The CentOS community is a thriving and active ecosystem of users, developers, and enthusiasts who work together to give assistance, share expertise, and contribute to the distribution's continuous improvement. CentOS users have access to a plethora of tools and expertise, whether via online forums, user groups, or community-driven documentation, to help them troubleshoot issues, find answers, and maximize their CentOS experience.

CentOS Linux and CentOS Stream are two alternative distributions within the CentOS ecosystem, each offering distinct functions and catering to different user needs:

CentOS Linux: CentOS Linux is the conventional CentOS distribution, which has a defined release cycle based on stable releases of Red Hat Enterprise Linux (RHEL). CentOS Linux offers long-term support and is ideal for production environments where reliability and predictability are critical. CentOS Linux users often choose a classic, steady release approach that includes fewer regular updates.

CentOS Stream: CentOS Stream, on the other hand, is a rolling-release distribution that serves as a continuous development version of RHEL. It provides a constant stream of updates and features, offering users access to the latest innovations from Red Hat's development efforts in real-time. CentOS Stream is designed for users who want to stay at the forefront of technology and participate in the ongoing development process of RHEL. It acts as a testing ground for future versions of RHEL and enables users to provide feedback and contribute to the development process.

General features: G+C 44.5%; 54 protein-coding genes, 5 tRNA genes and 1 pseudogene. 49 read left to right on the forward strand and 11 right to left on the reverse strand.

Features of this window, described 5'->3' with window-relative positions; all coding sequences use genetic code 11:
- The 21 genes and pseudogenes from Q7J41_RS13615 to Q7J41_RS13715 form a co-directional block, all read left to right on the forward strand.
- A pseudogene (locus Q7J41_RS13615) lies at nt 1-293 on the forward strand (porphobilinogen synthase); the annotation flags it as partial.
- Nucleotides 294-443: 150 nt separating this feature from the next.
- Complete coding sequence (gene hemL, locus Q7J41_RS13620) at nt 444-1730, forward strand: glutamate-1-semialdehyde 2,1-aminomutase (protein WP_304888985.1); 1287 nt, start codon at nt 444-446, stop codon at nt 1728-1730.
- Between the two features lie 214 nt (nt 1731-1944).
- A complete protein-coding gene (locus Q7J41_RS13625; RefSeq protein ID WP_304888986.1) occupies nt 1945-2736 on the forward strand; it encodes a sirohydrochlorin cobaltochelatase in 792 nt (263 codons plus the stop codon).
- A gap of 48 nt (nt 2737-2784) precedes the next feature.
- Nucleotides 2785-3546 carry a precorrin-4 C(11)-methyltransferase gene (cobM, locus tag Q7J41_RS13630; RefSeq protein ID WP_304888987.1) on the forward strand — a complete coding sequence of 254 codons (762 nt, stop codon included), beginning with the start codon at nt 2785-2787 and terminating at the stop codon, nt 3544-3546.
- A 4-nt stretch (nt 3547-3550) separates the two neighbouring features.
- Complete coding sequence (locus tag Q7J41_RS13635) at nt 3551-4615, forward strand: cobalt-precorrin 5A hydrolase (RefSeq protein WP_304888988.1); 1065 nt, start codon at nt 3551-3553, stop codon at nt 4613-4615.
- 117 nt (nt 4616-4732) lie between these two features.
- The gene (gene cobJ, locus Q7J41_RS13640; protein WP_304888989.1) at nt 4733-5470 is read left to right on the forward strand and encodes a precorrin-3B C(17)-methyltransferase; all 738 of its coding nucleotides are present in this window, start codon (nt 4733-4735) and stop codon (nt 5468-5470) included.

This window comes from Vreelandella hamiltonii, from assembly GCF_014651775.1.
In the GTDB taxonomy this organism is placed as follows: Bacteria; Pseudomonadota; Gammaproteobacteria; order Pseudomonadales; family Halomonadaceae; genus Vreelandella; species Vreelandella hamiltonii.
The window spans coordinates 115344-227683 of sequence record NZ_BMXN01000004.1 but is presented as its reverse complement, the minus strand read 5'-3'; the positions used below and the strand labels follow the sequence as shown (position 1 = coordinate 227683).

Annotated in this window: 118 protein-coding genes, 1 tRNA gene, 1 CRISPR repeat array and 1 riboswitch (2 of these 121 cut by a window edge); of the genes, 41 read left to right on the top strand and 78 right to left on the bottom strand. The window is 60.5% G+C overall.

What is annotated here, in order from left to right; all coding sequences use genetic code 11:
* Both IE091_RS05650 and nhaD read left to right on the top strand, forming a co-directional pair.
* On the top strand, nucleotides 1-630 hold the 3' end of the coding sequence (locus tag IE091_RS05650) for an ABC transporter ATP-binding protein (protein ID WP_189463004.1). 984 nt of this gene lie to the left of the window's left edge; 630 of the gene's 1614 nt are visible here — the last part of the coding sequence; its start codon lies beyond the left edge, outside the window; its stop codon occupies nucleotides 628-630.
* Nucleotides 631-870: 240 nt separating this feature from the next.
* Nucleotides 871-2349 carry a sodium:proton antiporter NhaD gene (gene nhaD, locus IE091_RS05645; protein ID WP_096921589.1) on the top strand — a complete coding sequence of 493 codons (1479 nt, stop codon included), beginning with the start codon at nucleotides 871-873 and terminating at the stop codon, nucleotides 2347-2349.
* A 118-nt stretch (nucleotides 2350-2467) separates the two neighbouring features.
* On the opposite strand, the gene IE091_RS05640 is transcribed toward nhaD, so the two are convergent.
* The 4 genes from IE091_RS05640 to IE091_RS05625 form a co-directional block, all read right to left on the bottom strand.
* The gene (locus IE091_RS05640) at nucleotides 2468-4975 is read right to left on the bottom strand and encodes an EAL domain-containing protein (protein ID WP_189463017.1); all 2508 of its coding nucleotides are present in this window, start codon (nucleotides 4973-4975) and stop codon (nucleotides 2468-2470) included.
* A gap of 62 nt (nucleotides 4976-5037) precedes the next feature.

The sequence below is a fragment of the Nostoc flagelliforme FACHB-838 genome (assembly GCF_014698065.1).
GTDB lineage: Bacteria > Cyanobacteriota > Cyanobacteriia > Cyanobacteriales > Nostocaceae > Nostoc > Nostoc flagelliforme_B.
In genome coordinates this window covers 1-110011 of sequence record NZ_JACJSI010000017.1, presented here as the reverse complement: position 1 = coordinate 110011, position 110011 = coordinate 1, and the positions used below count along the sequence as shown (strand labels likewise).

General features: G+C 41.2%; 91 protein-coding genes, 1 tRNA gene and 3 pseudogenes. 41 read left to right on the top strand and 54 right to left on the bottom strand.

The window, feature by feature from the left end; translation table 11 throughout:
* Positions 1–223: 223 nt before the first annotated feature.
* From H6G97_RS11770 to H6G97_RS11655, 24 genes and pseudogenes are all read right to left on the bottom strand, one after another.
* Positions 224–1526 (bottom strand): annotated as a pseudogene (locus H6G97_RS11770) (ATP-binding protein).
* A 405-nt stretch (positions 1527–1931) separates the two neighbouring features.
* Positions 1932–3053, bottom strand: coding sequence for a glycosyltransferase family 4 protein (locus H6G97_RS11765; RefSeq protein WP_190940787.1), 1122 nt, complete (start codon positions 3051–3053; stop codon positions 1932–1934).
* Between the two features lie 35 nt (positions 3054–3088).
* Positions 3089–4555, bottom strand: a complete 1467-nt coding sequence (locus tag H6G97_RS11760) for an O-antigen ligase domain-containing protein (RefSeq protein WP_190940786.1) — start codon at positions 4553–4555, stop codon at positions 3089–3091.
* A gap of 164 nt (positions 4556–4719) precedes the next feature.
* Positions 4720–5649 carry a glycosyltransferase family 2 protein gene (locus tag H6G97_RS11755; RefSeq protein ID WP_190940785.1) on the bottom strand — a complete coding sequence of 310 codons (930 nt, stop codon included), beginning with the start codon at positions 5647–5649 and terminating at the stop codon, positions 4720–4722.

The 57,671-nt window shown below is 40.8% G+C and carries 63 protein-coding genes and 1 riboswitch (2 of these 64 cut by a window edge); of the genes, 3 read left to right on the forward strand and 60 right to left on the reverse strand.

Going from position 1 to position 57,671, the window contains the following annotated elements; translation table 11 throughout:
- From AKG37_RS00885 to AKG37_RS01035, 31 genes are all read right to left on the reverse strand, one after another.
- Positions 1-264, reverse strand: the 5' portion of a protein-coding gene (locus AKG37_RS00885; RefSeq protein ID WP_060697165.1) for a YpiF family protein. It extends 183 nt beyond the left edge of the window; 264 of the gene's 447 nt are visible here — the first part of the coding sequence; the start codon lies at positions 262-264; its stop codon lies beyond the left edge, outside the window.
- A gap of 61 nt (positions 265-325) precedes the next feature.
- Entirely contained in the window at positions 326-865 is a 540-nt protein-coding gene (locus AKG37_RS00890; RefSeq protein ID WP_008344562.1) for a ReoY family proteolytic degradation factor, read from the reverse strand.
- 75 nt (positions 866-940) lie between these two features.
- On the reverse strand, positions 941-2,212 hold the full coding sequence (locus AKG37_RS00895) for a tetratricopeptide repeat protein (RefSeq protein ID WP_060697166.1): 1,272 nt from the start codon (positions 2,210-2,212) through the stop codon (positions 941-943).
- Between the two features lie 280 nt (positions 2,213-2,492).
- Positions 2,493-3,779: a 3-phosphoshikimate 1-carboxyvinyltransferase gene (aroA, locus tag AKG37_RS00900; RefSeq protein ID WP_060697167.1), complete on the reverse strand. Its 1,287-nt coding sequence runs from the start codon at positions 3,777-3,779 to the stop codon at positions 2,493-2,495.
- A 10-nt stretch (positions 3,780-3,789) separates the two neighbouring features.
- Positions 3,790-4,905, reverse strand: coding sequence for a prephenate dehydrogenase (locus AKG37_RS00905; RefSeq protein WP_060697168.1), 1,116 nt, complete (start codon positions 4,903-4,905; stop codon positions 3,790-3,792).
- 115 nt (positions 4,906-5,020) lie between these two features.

Here's a breakdown of CentOS Linux vs Red Hat Enterprise Linux (RHEL):

The Main Difference: Support

  • CentOS Linux: Free, community-driven project. Relied on volunteers for bug fixes and security updates. As of June 30, 2024, CentOS Linux 7 (the last version) will no longer be supported.
  • Red Hat Enterprise Linux (RHEL): Commercial product with paid subscriptions. Offers guaranteed support for a longer period (typically 5-10 years) from Red Hat engineers.


  • Codebase: Both distributions are built on the same source code from Red Hat. This means they have nearly identical functionality and features.
  • Package Management: Both use similar package managers like Yum for installing and managing software.
  • Stability: Both prioritize stability and focus on security patches over bleeding-edge features.

Choosing Between Them:

CentOS: A good choice for personal use, learning Linux, or small businesses that can manage their own servers and don't need long-term support. (Though keep in mind the upcoming EOL for CentOS 7).

RHEL: Ideal for mission-critical applications in businesses that require guaranteed support, stability, and access to Red Hat's expertise.